“It’s been called the “largest wave of recorded suicides in human history.” Indian farmers have been robbed of their livelihoods, causing them to take their own lives in despair. Over the past 16 years, it is estimated that more than a quarter of a million Indian farmers have committed suicide. Who is responsible for this tragedy? The most obvious culprits are global corporations like Monsanto, Cargill and Syngenta and the genetically engineered seed they have forced upon farmers worldwide. None are hit harder than those in India, where socioeconomic and environmental factors have magnified the impact, making it almost impossible for these farmers to survive….
A Farmer Commits Suicide by Pesticide Every 30 Minutes in India
The statistics are staggering. According to a publication from the New York University School of Law, in 2009 alone (the most recent year for which official figures are available) 17,638 Indian farmers committed suicide—that’s one farmer every 30 minutes. A great number of those affected are cash crop farmers, and cotton farmers in particular. …
The general trend over time is increasing suicides, despite the generally decreasing numbers of Indians performing farming each year, which makes the statistics even starker: It’s estimated that more than 250,000 Indian farmers have committed suicide so far. But this problem is not limited to India, as the suicide rate for farmers is higher worldwide than for the non-farming population.
In the Midwestern U.S., suicide rates among male farmers are twice that of the overall population. In Britain, one farmer commits suicide every week…..
Bt Cotton is a Debt Trap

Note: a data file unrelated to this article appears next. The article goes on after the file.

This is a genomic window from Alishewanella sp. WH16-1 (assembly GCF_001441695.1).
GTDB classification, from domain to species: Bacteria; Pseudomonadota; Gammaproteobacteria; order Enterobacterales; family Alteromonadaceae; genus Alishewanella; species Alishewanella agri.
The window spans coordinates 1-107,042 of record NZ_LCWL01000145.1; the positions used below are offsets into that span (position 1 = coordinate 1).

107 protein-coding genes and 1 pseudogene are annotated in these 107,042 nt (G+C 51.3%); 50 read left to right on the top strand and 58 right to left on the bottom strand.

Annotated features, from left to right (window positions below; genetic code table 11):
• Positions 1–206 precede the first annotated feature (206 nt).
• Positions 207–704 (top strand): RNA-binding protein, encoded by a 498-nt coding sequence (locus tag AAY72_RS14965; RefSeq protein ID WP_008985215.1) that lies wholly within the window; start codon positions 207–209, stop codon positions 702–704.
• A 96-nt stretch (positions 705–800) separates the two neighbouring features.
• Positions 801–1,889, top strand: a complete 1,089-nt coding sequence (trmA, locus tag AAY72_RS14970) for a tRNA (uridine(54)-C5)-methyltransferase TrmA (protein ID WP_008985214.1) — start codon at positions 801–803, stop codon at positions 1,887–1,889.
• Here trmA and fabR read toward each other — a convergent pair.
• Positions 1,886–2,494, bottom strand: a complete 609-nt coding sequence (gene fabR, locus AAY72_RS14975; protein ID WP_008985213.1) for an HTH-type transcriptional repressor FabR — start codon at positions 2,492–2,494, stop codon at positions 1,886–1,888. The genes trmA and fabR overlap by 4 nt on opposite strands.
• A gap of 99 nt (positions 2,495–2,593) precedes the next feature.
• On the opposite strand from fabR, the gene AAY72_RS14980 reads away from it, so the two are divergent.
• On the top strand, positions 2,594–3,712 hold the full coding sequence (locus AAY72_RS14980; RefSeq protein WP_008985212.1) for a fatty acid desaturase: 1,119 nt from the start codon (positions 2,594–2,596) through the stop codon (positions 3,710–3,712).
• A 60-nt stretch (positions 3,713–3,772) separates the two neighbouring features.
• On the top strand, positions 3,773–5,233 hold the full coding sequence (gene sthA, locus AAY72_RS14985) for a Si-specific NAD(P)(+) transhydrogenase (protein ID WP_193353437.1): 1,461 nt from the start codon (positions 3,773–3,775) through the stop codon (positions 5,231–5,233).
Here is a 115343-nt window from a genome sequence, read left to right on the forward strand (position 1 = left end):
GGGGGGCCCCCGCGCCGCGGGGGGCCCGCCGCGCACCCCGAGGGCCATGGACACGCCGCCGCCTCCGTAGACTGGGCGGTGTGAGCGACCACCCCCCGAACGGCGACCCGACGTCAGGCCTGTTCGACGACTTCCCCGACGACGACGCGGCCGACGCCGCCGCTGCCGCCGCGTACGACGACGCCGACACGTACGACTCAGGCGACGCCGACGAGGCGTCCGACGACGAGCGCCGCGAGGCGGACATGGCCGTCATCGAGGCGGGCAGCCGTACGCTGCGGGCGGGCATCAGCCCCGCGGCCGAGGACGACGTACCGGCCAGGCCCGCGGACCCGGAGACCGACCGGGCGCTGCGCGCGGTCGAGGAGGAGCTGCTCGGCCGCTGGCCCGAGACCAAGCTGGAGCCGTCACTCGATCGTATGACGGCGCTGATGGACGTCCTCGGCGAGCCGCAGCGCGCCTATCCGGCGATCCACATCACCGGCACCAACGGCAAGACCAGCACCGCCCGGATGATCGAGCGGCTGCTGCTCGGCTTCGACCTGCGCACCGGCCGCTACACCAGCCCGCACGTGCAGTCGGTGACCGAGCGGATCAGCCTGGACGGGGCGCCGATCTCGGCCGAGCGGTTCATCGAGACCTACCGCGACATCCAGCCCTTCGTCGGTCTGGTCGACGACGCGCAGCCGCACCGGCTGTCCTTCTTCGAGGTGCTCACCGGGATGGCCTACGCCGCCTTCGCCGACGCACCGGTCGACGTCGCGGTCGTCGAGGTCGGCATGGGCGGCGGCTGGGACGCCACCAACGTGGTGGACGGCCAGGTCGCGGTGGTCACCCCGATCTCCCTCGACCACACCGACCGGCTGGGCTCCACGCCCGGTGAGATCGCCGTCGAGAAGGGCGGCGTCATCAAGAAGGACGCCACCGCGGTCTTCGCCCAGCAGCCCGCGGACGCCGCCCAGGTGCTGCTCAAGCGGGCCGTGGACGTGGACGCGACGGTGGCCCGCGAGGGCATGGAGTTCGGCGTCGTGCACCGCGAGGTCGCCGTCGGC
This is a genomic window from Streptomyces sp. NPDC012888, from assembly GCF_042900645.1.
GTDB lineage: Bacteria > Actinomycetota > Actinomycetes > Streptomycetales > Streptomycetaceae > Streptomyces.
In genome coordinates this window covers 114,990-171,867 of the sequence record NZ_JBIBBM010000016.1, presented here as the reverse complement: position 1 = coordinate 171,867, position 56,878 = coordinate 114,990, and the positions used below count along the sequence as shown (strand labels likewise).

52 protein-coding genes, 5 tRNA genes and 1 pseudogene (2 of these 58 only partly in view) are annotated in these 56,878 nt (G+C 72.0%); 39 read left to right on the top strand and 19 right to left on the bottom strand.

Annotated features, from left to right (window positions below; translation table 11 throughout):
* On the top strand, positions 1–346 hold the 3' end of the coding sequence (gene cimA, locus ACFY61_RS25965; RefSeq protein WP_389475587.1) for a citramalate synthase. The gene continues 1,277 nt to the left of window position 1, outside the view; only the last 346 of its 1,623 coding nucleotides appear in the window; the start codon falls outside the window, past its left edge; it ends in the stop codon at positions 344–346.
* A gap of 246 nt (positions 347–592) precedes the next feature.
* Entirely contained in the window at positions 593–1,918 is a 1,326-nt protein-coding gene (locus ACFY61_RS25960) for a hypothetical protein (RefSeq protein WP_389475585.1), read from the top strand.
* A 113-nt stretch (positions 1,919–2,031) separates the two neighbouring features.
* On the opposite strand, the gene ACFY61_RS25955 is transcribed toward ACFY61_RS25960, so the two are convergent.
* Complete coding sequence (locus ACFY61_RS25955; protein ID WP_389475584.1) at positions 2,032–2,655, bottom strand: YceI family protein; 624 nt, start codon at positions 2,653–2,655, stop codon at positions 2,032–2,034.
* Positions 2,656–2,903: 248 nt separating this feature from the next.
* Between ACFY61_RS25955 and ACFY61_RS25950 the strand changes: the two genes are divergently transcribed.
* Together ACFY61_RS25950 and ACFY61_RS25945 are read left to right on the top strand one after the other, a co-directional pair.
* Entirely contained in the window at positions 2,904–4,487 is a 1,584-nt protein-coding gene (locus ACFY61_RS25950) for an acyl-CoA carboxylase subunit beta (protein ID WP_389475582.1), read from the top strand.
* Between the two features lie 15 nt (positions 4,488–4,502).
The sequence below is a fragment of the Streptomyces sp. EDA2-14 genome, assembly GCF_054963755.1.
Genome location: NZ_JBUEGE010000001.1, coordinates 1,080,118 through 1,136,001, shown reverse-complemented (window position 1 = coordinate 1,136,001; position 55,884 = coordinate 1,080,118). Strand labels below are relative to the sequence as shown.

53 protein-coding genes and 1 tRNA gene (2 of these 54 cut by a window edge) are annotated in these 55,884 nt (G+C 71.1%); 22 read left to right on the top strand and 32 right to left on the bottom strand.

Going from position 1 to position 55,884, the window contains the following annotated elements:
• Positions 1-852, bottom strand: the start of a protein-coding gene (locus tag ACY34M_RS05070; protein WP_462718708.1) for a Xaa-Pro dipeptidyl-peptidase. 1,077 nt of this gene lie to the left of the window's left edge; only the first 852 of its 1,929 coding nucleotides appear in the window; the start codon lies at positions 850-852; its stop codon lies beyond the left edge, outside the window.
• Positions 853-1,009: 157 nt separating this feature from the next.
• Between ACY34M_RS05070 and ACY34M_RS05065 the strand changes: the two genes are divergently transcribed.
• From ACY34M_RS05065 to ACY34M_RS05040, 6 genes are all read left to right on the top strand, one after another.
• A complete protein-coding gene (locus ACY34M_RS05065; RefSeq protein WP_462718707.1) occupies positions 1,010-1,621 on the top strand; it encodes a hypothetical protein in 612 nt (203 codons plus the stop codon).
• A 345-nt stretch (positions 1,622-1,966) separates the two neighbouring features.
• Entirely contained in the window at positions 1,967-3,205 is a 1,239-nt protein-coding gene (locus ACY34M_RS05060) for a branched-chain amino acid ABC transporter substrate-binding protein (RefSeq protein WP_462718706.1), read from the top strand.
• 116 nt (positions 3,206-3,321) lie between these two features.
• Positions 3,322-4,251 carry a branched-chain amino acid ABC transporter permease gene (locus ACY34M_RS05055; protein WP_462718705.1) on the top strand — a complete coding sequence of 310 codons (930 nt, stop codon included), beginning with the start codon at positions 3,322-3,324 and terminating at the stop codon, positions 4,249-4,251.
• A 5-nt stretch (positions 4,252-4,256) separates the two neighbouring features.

Bt cotton requires more pesticide sprayings than indigenous cotton—MANY times more. Bt cotton has created new resistant pests, and to control these, farmers must use 13 times more pesticides than they were using prior to its introduction. Rates of infestation by aphids, thrips, jassids, and other pests have risen since Bt cotton’s introduction.
Meanwhile, yields for Bt cotton are disappointingly low. Monsanto claims Bt cotton will yield 1500 kg per year, but farmers have gotten only 300 to 400 kg per year, average. High costs and unreliable output make GM cotton a debt trap. According to Voltairenet.org:
“When Monsanto first introduced Bt cotton in 2002, the farmers lost one billion rupees due to crop failure. Instead of 1,500 kilos per acre as promised by the company, the harvest was as low as 200 kilos per acre. Instead of incomes of 10,000 rupees an acre, farmers ran into losses of 6,400 rupees an acre… Poor peasants of the South cannot survive seed monopolies. The crisis of suicides shows how the survival of small farmers is incompatible with the seed monopolies of global corporations.”
This has all been amplified by the dramatic fall in cotton prices as a result of the WTO’s free trade policies, which make cotton farming financially unsustainable. Foreign agricultural subsidies have driven down the price of crops on the global market, and unsubsidized Indian farmers can’t compete.
In 1994, one pound of raw cotton fetched $1.10. In 2006, that same pound brought in a meager 54 cents. A study carried out by the Research Foundation for Science, Technology and Ecology (RFSTE) shows that due to falling farm prices, Indian peasants are losing $26 billion annually. “